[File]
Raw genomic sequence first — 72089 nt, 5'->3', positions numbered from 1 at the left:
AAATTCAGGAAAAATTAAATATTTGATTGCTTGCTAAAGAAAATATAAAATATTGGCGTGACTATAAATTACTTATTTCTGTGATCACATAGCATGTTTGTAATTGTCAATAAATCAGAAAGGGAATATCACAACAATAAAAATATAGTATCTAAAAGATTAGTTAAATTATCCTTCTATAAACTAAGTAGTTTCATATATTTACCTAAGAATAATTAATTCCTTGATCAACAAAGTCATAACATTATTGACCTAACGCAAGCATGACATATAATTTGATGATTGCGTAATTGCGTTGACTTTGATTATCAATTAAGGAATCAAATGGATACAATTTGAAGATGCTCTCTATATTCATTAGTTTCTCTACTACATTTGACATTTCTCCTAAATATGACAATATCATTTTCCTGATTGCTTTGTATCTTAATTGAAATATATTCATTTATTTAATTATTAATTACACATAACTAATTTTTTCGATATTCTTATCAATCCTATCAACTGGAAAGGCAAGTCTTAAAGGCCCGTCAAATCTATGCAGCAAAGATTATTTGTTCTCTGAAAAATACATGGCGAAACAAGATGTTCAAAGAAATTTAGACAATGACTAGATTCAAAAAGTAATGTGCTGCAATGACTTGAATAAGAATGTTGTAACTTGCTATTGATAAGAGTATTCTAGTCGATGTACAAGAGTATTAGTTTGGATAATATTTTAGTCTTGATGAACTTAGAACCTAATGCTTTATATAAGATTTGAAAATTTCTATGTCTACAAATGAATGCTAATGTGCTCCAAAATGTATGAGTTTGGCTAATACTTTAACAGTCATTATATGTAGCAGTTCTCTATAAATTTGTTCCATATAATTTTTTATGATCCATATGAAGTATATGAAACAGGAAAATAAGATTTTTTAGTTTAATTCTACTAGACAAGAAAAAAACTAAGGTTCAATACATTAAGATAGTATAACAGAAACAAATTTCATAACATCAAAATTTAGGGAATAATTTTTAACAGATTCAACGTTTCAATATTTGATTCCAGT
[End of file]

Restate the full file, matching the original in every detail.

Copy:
Raw genomic sequence first — 72089 nt, 5'->3', positions numbered from 1 at the left:
AAATTCAGGAAAAATTAAATATTTGATTGCTTGCTAAAGAAAATATAAAATATTGGCGTGACTATAAATTACTTATTTCTGTGATCACATAGCATGTTTGTAATTGTCAATAAATCAGAAAGGGAATATCACAACAATAAAAATATAGTATCTAAAAGATTAGTTAAATTATCCTTCTATAAACTAAGTAGTTTCATATATTTACCTAAGAATAATTAATTCCTTGATCAACAAAGTCATAACATTATTGACCTAACGCAAGCATGACATATAATTTGATGATTGCGTAATTGCGTTGACTTTGATTATCAATTAAGGAATCAAATGGATACAATTTGAAGATGCTCTCTATATTCATTAGTTTCTCTACTACATTTGACATTTCTCCTAAATATGACAATATCATTTTCCTGATTGCTTTGTATCTTAATTGAAATATATTCATTTATTTAATTATTAATTACACATAACTAATTTTTTCGATATTCTTATCAATCCTATCAACTGGAAAGGCAAGTCTTAAAGGCCCGTCAAATCTATGCAGCAAAGATTATTTGTTCTCTGAAAAATACATGGCGAAACAAGATGTTCAAAGAAATTTAGACAATGACTAGATTCAAAAAGTAATGTGCTGCAATGACTTGAATAAGAATGTTGTAACTTGCTATTGATAAGAGTATTCTAGTCGATGTACAAGAGTATTAGTTTGGATAATATTTTAGTCTTGATGAACTTAGAACCTAATGCTTTATATAAGATTTGAAAATTTCTATGTCTACAAATGAATGCTAATGTGCTCCAAAATGTATGAGTTTGGCTAATACTTTAACAGTCATTATATGTAGCAGTTCTCTATAAATTTGTTCCATATAATTTTTTATGATCCATATGAAGTATATGAAACAGGAAAATAAGATTTTTTAGTTTAATTCTACTAGACAAGAAAAAAACTAAGGTTCAATACATTAAGATAGTATAACAGAAACAAATTTCATAACATCAAAATTTAGGGAATAATTTTTAACAGATTCAACGTTTCAATATTTGATTCCAGT